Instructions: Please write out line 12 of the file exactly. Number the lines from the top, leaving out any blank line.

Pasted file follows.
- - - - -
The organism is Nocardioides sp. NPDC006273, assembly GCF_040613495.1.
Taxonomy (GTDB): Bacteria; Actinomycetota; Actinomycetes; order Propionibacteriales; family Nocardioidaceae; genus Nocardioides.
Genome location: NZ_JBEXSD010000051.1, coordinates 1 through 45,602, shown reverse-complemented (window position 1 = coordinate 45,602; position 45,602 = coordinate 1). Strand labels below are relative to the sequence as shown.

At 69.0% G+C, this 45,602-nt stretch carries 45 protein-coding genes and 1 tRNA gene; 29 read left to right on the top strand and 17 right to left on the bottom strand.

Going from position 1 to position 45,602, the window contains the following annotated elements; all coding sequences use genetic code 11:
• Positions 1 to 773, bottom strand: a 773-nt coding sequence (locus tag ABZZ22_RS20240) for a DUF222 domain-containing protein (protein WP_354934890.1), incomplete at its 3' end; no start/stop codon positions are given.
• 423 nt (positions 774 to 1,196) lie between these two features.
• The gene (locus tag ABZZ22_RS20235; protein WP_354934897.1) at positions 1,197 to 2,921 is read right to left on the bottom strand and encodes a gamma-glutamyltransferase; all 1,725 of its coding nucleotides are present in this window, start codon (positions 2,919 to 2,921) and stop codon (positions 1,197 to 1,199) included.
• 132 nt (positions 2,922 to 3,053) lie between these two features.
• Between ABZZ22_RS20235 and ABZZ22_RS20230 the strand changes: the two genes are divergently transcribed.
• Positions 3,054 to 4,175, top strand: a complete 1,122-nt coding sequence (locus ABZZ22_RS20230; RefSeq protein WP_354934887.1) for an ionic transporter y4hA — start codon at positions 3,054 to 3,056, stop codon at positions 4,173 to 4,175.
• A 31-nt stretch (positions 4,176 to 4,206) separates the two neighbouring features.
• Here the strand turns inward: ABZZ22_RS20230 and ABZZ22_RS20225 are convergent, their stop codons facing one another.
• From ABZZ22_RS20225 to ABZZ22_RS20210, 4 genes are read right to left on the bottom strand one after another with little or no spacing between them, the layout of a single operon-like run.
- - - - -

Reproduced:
• A 31-nt stretch (positions 4,176 to 4,206) separates the two neighbouring features.